Today is the 3rd annual Rare Disease Day. What is Rare Disease Day, you ask? It is a large event organized by EURORDIS in an attempt to raise worldwide awareness for all rare diseases. Forty countries are participating this year (including the US). There are 7,000 rare diseases in the US. Combined, these diseases affect at least 25 MILLION Americans. To learn more about rare diseases in general, go to the Children’s Rare Disease Network.
In honor of this day, I have chosen to do a special blog entry to raise awareness. I will be talking about five diseases, all of which affect someone I know. If, at any time, you want to know more about any of these diseases, please feel free to comment or email me. Also, all headers are linked to pages where you can find more information.
Langerhan’s Cell Histiocytosis (LCH)
LCH affects 1 in 200,000 children and 1 in 560,000 adults. 76% of all LCH patients are under 10.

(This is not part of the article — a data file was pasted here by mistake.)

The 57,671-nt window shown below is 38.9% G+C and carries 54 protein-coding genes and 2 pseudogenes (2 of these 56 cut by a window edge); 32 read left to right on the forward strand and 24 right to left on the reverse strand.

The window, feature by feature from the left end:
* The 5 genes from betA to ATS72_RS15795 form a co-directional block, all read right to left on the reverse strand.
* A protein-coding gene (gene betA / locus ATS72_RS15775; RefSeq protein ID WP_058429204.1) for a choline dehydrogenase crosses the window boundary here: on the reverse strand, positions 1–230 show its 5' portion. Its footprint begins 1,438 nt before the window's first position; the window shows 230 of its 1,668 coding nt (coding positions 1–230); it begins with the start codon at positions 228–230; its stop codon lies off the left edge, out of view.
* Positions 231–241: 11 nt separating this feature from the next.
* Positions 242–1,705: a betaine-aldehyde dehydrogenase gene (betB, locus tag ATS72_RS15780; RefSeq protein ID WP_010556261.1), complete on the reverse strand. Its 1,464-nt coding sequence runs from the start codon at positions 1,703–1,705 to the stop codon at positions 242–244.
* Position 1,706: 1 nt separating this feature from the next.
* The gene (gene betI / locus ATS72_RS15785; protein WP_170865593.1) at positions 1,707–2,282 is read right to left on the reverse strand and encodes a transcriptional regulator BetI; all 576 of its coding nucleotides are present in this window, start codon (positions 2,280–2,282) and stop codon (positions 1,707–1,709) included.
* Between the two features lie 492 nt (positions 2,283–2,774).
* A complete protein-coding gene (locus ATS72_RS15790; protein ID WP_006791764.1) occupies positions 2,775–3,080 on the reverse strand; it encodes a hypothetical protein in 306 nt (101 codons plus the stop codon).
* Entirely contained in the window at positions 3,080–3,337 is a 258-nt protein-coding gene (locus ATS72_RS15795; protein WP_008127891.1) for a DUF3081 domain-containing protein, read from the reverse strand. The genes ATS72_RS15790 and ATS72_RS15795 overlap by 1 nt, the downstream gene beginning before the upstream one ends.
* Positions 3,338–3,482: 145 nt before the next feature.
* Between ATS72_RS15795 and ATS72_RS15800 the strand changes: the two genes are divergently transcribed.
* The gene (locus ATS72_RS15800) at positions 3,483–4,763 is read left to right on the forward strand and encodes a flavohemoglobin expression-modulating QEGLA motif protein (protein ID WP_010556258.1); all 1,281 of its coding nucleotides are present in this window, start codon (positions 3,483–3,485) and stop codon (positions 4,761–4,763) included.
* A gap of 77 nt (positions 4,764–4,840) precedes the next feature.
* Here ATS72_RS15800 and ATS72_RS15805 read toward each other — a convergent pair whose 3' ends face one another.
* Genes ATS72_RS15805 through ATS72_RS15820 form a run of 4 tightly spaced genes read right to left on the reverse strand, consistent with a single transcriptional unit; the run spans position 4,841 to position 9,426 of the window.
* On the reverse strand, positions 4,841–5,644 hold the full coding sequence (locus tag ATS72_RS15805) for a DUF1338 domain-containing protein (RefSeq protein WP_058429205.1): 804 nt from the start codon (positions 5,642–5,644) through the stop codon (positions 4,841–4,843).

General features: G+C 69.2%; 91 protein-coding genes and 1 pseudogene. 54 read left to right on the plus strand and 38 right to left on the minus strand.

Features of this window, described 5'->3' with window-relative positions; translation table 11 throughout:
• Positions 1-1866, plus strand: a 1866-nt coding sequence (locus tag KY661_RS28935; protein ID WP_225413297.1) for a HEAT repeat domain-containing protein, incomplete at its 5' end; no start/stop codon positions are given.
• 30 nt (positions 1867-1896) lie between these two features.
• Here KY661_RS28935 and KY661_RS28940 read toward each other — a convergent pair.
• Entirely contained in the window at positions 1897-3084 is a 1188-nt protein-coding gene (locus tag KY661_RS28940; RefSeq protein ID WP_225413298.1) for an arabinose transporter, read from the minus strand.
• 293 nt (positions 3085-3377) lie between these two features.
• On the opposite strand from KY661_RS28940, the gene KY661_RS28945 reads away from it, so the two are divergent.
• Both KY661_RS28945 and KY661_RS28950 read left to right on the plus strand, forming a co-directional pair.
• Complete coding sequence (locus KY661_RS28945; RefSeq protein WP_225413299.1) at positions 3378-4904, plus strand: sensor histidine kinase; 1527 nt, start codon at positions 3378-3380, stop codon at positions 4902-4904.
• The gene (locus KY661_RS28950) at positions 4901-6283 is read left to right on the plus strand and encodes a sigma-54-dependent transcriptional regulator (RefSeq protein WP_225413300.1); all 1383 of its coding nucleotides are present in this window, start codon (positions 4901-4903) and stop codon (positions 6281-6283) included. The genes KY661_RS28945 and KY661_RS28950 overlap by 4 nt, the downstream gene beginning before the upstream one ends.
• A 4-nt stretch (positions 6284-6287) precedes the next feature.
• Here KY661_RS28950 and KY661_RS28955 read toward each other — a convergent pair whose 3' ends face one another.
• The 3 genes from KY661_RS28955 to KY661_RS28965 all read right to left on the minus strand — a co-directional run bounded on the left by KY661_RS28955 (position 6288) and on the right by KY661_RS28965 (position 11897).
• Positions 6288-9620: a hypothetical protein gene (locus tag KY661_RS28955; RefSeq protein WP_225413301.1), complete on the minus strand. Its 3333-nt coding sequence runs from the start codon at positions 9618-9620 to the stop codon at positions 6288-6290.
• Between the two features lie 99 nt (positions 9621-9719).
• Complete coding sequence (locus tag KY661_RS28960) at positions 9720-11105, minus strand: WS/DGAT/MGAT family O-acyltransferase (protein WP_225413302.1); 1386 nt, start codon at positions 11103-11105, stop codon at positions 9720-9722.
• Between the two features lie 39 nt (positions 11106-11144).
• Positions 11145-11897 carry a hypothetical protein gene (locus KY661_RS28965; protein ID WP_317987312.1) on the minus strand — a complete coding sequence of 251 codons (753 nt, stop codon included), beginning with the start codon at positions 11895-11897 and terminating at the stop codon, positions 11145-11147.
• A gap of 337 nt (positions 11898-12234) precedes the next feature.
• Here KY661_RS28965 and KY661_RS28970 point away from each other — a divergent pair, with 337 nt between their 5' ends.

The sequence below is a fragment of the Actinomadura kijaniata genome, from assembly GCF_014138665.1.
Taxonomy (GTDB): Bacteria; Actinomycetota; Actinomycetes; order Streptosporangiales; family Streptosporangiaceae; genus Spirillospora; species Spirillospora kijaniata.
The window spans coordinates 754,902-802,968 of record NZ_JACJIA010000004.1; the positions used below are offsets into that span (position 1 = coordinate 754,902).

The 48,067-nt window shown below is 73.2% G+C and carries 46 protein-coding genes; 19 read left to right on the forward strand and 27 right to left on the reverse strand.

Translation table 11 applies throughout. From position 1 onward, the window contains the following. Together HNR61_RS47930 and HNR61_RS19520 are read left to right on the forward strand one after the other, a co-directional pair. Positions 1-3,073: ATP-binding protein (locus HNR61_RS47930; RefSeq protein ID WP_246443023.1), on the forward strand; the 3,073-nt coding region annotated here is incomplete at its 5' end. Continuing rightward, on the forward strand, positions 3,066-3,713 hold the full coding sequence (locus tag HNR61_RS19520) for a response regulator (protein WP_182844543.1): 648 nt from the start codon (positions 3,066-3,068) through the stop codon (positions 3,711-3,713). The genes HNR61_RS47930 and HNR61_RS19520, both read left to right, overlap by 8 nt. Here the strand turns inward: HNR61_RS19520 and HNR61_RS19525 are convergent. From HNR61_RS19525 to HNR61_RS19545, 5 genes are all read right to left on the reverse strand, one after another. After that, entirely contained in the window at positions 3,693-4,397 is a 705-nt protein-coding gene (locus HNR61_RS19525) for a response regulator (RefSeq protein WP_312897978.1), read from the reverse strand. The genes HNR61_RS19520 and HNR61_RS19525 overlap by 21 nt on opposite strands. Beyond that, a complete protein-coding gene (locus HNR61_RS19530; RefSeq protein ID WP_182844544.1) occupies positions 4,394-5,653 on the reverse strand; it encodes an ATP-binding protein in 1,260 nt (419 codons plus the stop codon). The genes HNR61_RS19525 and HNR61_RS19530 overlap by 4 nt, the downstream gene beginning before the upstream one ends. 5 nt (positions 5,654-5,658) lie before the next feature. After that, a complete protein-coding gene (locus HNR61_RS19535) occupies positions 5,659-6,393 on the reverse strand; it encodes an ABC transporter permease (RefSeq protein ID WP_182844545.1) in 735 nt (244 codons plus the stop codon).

Langerhan’s Cell Histiocytosis is a disease that acts (and is treated) like a cancer, yet is not classified as one. It is caused by an overabundance of histiocytes (white blood cells) that accumulate in various areas of the body, causing lesions and/or tumors to form.
Treatment for LCH includes chemotherapy, steroids, radiation, and, rarely, a bone marrow transplant. Despite treatment, the disease can and does prove fatal far more often than anyone cares to think about.
Hemophagocytic Lymphohistiocytosis (HLH)
HLH affects 1.2 in 1,000,000 people under the age of 15.
Hemophagocytic Lymphohistiocytosis can either be genetic or secondary to a virus. (Yes, something as simple as a virus can be the start of your nightmare!)
When a person gets sick, their t-cells and histiocytes (i.e. their immune system) activate, causing an inflammatory reaction in order to fight off the illness. In a person with HLH, a defect in their immune system allows this inflammation to exist. Essentially, their body is attacking itself. (more…)